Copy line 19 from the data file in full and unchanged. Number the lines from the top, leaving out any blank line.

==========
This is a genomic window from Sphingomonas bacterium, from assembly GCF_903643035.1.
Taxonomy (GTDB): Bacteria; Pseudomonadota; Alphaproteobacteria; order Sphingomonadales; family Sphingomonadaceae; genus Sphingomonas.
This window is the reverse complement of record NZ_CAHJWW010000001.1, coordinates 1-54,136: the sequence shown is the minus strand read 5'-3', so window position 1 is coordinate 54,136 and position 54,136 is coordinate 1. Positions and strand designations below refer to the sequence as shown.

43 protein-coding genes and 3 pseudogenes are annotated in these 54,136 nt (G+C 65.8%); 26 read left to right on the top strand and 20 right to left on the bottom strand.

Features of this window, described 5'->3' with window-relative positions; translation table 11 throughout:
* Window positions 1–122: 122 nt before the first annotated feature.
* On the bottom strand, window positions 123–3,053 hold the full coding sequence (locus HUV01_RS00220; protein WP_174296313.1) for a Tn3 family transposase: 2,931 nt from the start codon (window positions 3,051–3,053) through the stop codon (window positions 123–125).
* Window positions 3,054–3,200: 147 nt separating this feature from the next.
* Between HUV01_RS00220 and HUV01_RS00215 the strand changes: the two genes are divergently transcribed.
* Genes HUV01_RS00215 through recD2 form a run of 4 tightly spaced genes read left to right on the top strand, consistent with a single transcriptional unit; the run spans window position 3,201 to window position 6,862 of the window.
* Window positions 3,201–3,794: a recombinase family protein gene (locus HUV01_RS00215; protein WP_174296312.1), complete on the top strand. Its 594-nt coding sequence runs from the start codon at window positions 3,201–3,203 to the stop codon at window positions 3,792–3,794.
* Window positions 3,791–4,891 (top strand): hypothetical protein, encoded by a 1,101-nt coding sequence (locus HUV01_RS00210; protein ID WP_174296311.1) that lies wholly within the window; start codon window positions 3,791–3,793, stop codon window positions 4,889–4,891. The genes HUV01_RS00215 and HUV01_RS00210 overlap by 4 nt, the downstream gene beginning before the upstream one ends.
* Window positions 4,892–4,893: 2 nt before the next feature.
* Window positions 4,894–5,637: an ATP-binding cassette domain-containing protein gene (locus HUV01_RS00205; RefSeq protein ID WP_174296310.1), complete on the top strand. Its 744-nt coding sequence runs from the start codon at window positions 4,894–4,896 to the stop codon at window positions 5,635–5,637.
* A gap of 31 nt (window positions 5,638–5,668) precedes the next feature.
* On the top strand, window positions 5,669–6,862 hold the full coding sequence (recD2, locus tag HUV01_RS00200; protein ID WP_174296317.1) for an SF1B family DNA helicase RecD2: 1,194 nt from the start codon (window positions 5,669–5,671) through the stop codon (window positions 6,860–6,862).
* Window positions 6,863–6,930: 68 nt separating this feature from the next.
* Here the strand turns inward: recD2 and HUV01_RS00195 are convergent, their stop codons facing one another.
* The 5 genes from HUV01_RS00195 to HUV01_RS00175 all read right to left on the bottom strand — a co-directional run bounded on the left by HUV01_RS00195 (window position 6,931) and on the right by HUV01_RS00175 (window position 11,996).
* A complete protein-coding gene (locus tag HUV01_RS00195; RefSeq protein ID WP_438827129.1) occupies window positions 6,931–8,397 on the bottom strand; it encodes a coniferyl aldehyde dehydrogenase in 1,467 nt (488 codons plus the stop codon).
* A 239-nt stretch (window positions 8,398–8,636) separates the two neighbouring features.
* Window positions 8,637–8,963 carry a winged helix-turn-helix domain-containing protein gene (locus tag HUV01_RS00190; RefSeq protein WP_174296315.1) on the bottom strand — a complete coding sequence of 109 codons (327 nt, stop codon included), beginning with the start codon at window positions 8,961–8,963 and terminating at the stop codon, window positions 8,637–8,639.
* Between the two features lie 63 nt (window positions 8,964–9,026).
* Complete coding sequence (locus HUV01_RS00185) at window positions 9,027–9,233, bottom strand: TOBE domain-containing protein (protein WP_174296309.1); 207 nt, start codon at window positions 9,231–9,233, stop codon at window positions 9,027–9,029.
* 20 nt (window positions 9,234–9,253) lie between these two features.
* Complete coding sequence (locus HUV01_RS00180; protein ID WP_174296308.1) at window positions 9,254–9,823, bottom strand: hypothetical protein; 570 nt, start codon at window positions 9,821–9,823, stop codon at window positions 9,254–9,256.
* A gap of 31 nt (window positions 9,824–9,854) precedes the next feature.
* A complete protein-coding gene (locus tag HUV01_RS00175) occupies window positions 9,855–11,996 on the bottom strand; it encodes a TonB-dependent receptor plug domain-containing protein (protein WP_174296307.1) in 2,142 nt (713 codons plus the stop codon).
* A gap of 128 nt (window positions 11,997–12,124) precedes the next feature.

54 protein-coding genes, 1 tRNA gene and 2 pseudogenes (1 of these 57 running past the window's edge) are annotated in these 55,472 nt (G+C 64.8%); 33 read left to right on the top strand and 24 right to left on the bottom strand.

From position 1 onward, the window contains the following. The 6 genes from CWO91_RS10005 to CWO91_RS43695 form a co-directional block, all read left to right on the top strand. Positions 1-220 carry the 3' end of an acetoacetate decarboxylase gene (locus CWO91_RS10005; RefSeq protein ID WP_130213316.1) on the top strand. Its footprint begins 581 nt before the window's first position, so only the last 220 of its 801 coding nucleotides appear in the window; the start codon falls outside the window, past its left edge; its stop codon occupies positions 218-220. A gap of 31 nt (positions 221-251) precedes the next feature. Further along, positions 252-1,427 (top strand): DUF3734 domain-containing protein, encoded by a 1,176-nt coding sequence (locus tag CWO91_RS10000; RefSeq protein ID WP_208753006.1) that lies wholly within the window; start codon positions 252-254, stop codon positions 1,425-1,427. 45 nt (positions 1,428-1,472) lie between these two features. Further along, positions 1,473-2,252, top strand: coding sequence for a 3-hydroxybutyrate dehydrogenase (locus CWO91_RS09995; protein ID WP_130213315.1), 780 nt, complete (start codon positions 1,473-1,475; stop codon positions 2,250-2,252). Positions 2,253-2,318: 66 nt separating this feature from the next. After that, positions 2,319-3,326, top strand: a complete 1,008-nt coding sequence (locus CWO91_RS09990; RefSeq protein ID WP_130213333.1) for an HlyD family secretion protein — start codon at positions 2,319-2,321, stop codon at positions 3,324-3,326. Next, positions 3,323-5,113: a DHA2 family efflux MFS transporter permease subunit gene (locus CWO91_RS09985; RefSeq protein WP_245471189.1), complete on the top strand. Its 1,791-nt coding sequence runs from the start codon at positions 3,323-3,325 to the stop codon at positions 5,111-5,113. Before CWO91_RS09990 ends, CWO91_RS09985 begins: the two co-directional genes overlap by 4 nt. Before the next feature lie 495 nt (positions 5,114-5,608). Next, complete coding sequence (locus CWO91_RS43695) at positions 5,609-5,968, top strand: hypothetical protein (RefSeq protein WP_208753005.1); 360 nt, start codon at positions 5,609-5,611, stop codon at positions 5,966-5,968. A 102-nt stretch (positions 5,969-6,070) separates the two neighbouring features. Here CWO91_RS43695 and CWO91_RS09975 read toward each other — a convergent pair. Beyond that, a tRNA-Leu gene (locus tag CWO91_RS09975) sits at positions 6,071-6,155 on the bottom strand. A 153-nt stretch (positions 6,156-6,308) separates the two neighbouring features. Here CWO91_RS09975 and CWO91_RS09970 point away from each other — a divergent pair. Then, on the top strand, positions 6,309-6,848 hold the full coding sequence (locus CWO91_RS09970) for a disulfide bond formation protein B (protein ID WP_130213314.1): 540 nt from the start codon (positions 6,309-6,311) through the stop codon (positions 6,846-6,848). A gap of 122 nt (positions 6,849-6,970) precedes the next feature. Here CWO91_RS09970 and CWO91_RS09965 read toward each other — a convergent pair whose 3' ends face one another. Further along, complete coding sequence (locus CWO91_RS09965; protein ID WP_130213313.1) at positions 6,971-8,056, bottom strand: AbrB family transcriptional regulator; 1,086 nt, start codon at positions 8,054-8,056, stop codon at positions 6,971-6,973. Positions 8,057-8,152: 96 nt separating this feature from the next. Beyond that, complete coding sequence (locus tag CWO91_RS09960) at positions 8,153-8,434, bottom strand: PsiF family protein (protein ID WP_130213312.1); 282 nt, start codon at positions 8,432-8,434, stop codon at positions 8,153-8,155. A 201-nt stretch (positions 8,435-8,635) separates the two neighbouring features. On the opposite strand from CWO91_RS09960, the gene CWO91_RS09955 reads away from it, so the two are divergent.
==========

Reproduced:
* The 5 genes from HUV01_RS00195 to HUV01_RS00175 all read right to left on the bottom strand — a co-directional run bounded on the left by HUV01_RS00195 (window position 6,931) and on the right by HUV01_RS00175 (window position 11,996).